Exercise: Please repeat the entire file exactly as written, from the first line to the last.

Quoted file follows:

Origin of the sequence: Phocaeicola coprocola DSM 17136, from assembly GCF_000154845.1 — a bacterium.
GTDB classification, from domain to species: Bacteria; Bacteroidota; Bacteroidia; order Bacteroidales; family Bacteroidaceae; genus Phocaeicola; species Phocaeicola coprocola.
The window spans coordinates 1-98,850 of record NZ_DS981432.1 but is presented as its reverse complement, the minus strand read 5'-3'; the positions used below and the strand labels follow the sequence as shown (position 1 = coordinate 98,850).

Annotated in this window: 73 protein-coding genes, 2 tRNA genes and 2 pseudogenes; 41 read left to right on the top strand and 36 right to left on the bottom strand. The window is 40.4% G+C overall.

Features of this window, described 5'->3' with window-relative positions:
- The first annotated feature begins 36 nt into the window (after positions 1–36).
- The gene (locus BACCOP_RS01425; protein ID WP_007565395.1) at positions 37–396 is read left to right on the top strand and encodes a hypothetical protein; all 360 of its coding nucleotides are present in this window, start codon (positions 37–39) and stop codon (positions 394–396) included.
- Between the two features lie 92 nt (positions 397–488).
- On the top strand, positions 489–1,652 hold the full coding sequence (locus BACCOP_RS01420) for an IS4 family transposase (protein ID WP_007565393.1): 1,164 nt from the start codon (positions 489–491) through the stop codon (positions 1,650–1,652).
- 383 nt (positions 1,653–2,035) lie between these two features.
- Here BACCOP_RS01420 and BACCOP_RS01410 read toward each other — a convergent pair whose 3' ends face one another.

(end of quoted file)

Origin of the sequence: Phocaeicola coprocola DSM 17136, from assembly GCF_000154845.1 — a bacterium.
GTDB classification, from domain to species: Bacteria; Bacteroidota; Bacteroidia; order Bacteroidales; family Bacteroidaceae; genus Phocaeicola; species Phocaeicola coprocola.
The window spans coordinates 1-98,850 of record NZ_DS981432.1 but is presented as its reverse complement, the minus strand read 5'-3'; the positions used below and the strand labels follow the sequence as shown (position 1 = coordinate 98,850).

Annotated in this window: 73 protein-coding genes, 2 tRNA genes and 2 pseudogenes; 41 read left to right on the top strand and 36 right to left on the bottom strand. The window is 40.4% G+C overall.

Features of this window, described 5'->3' with window-relative positions:
- The first annotated feature begins 36 nt into the window (after positions 1–36).
- The gene (locus BACCOP_RS01425; protein ID WP_007565395.1) at positions 37–396 is read left to right on the top strand and encodes a hypothetical protein; all 360 of its coding nucleotides are present in this window, start codon (positions 37–39) and stop codon (positions 394–396) included.
- Between the two features lie 92 nt (positions 397–488).
- On the top strand, positions 489–1,652 hold the full coding sequence (locus BACCOP_RS01420) for an IS4 family transposase (protein ID WP_007565393.1): 1,164 nt from the start codon (positions 489–491) through the stop codon (positions 1,650–1,652).
- 383 nt (positions 1,653–2,035) lie between these two features.
- Here BACCOP_RS01420 and BACCOP_RS01410 read toward each other — a convergent pair whose 3' ends face one another.